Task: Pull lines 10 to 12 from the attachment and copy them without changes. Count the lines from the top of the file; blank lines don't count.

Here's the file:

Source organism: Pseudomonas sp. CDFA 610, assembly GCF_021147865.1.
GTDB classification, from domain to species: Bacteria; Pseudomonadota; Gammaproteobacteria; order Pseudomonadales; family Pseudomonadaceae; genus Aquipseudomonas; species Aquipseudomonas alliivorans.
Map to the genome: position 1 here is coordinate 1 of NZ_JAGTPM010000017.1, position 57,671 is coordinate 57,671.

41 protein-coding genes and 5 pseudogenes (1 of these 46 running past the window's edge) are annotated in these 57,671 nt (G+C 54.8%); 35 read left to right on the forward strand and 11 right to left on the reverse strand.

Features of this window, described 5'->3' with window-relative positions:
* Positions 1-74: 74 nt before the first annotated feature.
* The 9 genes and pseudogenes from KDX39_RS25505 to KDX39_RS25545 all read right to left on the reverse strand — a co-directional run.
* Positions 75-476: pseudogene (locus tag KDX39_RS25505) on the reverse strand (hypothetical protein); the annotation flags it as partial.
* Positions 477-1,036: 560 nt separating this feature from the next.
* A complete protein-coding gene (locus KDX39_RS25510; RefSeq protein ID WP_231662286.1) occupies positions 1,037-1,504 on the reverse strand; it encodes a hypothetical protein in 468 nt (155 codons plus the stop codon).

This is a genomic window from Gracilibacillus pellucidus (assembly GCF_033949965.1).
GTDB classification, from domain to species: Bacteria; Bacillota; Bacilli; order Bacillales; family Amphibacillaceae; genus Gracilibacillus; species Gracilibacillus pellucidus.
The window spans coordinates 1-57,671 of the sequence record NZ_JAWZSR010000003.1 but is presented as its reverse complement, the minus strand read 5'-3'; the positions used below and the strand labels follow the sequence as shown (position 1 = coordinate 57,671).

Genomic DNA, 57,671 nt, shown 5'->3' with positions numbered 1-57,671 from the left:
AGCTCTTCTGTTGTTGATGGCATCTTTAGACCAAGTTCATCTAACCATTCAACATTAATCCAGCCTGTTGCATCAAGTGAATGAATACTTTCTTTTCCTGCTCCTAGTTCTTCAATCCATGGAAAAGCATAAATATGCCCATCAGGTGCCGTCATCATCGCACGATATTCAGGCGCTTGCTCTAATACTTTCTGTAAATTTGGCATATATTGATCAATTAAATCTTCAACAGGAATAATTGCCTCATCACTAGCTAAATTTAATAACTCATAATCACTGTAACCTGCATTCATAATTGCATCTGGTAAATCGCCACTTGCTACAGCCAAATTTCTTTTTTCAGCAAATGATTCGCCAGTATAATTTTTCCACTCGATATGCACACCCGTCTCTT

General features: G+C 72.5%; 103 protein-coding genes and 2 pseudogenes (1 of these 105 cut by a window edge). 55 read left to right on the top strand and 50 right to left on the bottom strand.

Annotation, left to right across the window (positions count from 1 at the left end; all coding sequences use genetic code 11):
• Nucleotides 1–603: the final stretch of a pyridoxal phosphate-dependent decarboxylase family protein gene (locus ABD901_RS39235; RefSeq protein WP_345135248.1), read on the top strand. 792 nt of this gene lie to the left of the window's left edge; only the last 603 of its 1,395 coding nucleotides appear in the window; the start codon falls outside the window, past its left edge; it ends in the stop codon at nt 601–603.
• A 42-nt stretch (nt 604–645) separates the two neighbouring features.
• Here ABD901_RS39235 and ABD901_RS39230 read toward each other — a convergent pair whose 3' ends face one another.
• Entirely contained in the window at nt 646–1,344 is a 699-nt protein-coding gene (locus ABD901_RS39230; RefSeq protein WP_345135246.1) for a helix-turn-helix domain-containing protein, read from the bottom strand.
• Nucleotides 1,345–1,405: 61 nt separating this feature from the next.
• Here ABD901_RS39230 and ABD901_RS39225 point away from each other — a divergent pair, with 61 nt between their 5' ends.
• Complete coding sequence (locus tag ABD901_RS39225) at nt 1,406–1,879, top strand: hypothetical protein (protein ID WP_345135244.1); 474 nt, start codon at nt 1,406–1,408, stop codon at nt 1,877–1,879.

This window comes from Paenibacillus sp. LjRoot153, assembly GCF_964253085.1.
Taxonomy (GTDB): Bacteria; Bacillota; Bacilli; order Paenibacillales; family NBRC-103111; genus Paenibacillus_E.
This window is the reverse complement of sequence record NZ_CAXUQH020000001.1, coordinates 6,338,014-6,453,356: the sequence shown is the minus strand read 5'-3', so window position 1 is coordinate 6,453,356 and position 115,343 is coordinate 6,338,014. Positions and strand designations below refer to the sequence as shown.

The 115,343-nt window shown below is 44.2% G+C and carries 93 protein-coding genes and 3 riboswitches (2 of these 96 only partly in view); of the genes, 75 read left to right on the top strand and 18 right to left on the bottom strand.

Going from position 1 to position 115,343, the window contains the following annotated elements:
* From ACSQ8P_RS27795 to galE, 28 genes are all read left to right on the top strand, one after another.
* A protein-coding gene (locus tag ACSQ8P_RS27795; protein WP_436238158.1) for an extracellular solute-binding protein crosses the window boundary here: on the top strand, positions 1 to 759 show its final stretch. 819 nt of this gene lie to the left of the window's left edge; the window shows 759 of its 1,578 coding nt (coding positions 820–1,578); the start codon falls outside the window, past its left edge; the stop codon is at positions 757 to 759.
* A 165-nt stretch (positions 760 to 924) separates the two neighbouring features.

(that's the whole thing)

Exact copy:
* A complete protein-coding gene (locus KDX39_RS25510; RefSeq protein ID WP_231662286.1) occupies positions 1,037-1,504 on the reverse strand; it encodes a hypothetical protein in 468 nt (155 codons plus the stop codon).

This is a genomic window from Gracilibacillus pellucidus (assembly GCF_033949965.1).
GTDB classification, from domain to species: Bacteria; Bacillota; Bacilli; order Bacillales; family Amphibacillaceae; genus Gracilibacillus; species Gracilibacillus pellucidus.